Future students of language will wonder at the period in our history in which it was said with a straight face that diversity required uniformity, tolerance necessitated intolerance, and liberalism called for dogma. Of late, we have been told that Brandeis University is simply too open-minded to hear from a critic of Islam, that Mozilla believes too vehemently in “freedom of speech” to refrain from punishing a man for his private views, and that a respect for the audience of a show about duck hunting demands that we suspend a man for expressing his religious views in an unrelated interview. “Never,” David Benham confirmed in an interview with CNN, “have I spoken against homosexuals, as individuals, and gone against them. I speak about an agenda.” Later, he added that “that’s really what the point of this is — that there is an agenda that is seeking to silence the voices of men and women of faith.” Say, now where might he have got hold of that idea?

            Benghazi: Smoking Gun, or All Smoke

            When the latest memo to come out of the Benghazi investigation came out…

            OK, let me back up. Actually, the memo was never given to the Congressional investigation. It took a Freedom of Information Act lawsuit by Judicial Watch for this memo to come out. So for starters, it really looks like the administration did not want this out in public.

            The thrust of the message was clear: Protect Obama’s image (and re-election efforts) at all costs; American interests and the American public’s right to know be damned. It contained four bullet points:

            –”To convey that the United States is doing everything that we can to protect our people and facilities abroad;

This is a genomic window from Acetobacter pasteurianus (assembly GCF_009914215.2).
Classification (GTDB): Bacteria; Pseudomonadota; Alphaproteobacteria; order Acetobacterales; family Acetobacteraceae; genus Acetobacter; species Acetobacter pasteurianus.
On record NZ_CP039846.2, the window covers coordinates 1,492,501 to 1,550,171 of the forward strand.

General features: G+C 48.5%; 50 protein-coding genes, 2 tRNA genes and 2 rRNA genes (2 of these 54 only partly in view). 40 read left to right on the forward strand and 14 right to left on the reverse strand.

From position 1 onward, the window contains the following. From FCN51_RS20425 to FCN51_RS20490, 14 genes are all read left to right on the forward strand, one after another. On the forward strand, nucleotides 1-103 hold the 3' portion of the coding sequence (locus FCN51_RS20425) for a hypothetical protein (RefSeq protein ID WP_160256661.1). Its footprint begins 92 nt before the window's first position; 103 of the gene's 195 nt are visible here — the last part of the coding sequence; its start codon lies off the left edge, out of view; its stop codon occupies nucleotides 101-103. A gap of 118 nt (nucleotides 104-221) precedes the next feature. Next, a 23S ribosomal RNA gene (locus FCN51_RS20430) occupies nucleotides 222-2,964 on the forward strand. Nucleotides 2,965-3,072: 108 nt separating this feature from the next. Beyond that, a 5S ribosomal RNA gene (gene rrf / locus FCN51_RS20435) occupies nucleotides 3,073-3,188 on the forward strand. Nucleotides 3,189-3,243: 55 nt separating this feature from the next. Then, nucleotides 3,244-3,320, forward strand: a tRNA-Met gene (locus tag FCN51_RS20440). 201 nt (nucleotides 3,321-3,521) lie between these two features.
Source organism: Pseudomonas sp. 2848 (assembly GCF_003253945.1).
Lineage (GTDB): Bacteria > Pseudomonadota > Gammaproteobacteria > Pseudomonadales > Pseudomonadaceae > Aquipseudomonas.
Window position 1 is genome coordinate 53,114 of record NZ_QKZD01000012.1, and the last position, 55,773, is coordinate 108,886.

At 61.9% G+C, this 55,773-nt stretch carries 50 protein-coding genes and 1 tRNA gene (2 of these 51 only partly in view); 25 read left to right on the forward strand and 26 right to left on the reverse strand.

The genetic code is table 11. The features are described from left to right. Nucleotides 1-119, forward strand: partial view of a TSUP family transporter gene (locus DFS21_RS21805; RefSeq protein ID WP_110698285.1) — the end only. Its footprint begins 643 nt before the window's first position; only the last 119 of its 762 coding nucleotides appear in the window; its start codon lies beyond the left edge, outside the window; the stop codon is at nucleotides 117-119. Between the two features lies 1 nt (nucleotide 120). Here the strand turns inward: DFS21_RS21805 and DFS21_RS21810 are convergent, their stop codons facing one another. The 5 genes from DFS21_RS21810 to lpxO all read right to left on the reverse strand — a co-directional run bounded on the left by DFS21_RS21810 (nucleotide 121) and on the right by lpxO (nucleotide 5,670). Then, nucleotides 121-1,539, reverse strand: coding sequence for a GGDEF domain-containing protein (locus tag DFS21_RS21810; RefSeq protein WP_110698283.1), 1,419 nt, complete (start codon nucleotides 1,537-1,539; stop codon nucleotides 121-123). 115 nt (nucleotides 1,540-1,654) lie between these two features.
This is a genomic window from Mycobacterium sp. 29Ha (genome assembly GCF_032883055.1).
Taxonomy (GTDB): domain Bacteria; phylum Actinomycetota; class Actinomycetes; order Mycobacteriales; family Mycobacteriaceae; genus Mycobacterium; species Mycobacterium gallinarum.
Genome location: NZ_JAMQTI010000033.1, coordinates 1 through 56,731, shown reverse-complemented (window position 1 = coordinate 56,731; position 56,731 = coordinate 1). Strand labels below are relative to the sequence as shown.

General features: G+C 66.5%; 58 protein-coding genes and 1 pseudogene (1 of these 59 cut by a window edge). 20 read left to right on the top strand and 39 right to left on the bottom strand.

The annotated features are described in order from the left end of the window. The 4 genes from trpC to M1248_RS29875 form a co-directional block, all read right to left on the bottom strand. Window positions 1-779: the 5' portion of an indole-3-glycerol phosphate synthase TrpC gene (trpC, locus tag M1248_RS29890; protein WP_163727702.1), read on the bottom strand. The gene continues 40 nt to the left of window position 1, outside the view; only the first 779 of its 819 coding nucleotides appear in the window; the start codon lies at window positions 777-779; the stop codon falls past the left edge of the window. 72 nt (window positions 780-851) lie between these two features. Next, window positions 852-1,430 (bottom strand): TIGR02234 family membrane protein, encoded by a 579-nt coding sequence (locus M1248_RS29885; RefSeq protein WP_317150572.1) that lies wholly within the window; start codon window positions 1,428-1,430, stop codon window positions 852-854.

–”To underscore that these protests are rooted in an Internet video, and not a broader failure of policy;

            –”To show that we will be resolute in bringing people who harm Americans to justice, and standing steadfast through these protests;

            –”To reinforce the President and Administration’s strength and steadiness in dealing with difficult challenges.”

            Remember, this all happened in the heat of the President’s re-election campaign. As to the bullet points, we now know that the US was not doing everything it could to protect the consulate, the protest were not rotted in an Internet video (and the administration knew that almost immediately after the incident), we did not bring anyone to justice (not even now, 20 months after the incident), which goes to show that the President and the Administration do not have strength and steadiness in dealing with difficult challenges.

            But the kiester-covering was in full swing and scapegoats were worth their weight in gold.

            In his congressional testimony, former CIA Deputy Director Michael Morell said that then-U.N. Ambassador Susan Rice is the one who linked the video to the Benghazi attacks but that the video was not part of the CIA analysis. In other words, the administration made it up out of whole cloth to deflect blame for its policy failures in relaxing the war on terror…

            Indeed, the day after the event:

            An email on Sept. 12, 2012, to Rice from Payton Knopf, deputy spokesman at the U.S. Mission to the United Nations, confirmed the attacks were “planned in advance” and “complex,” not spontaneous in reaction to a video.

            Poor Jay Carney had the unenviable job of trying to deny that these memos had anything to do with Benghazi, even though they were provided due to a FOIA request about…Benghazi.

            The fact that they, indeed, speak to the Benghazi issues specifically, but the administration hung on to these memos and did not give them to Darrell Issa and the committee, shows just how revealing they are.

            But only now are the mainstream media noticing this story. The Benghazi hearings have been pitifully covered. The idea that this has been a “Fox News story” (as though they made it up) only came because they gave it the coverage it deserved, while the rest of the media sat on its collective hands. Now, even ABC news reporters found themselves amazed at the stonewalling and dissembling.